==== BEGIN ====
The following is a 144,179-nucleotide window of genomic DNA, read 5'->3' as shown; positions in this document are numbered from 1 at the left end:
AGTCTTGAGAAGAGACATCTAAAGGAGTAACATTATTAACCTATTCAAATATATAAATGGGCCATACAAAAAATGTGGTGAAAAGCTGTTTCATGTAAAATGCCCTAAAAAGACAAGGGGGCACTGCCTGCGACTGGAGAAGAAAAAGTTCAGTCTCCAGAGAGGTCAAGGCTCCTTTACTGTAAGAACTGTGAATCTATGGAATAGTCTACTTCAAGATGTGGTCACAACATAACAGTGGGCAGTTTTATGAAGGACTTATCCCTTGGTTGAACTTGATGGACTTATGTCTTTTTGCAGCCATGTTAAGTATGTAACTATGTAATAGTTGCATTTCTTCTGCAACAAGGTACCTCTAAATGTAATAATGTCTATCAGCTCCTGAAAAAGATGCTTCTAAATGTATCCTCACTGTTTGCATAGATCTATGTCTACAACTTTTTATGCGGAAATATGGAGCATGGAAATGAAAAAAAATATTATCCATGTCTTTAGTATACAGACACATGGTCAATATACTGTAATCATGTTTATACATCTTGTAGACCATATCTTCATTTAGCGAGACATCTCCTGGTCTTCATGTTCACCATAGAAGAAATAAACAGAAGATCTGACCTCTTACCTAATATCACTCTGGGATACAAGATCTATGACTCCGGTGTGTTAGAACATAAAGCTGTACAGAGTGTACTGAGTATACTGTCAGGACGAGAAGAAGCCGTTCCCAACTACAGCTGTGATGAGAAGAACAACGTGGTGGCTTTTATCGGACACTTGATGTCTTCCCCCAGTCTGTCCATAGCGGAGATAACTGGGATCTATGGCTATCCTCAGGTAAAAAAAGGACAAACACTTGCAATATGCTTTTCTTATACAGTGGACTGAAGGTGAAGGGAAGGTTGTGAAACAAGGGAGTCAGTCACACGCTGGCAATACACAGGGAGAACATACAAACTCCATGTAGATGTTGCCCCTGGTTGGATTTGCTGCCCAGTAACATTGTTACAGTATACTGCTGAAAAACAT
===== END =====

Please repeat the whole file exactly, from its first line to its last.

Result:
The following is a 144,179-nucleotide window of genomic DNA, read 5'->3' as shown; positions in this document are numbered from 1 at the left end:
AGTCTTGAGAAGAGACATCTAAAGGAGTAACATTATTAACCTATTCAAATATATAAATGGGCCATACAAAAAATGTGGTGAAAAGCTGTTTCATGTAAAATGCCCTAAAAAGACAAGGGGGCACTGCCTGCGACTGGAGAAGAAAAAGTTCAGTCTCCAGAGAGGTCAAGGCTCCTTTACTGTAAGAACTGTGAATCTATGGAATAGTCTACTTCAAGATGTGGTCACAACATAACAGTGGGCAGTTTTATGAAGGACTTATCCCTTGGTTGAACTTGATGGACTTATGTCTTTTTGCAGCCATGTTAAGTATGTAACTATGTAATAGTTGCATTTCTTCTGCAACAAGGTACCTCTAAATGTAATAATGTCTATCAGCTCCTGAAAAAGATGCTTCTAAATGTATCCTCACTGTTTGCATAGATCTATGTCTACAACTTTTTATGCGGAAATATGGAGCATGGAAATGAAAAAAAATATTATCCATGTCTTTAGTATACAGACACATGGTCAATATACTGTAATCATGTTTATACATCTTGTAGACCATATCTTCATTTAGCGAGACATCTCCTGGTCTTCATGTTCACCATAGAAGAAATAAACAGAAGATCTGACCTCTTACCTAATATCACTCTGGGATACAAGATCTATGACTCCGGTGTGTTAGAACATAAAGCTGTACAGAGTGTACTGAGTATACTGTCAGGACGAGAAGAAGCCGTTCCCAACTACAGCTGTGATGAGAAGAACAACGTGGTGGCTTTTATCGGACACTTGATGTCTTCCCCCAGTCTGTCCATAGCGGAGATAACTGGGATCTATGGCTATCCTCAGGTAAAAAAAGGACAAACACTTGCAATATGCTTTTCTTATACAGTGGACTGAAGGTGAAGGGAAGGTTGTGAAACAAGGGAGTCAGTCACACGCTGGCAATACACAGGGAGAACATACAAACTCCATGTAGATGTTGCCCCTGGTTGGATTTGCTGCCCAGTAACATTGTTACAGTATACTGCTGAAAAACAT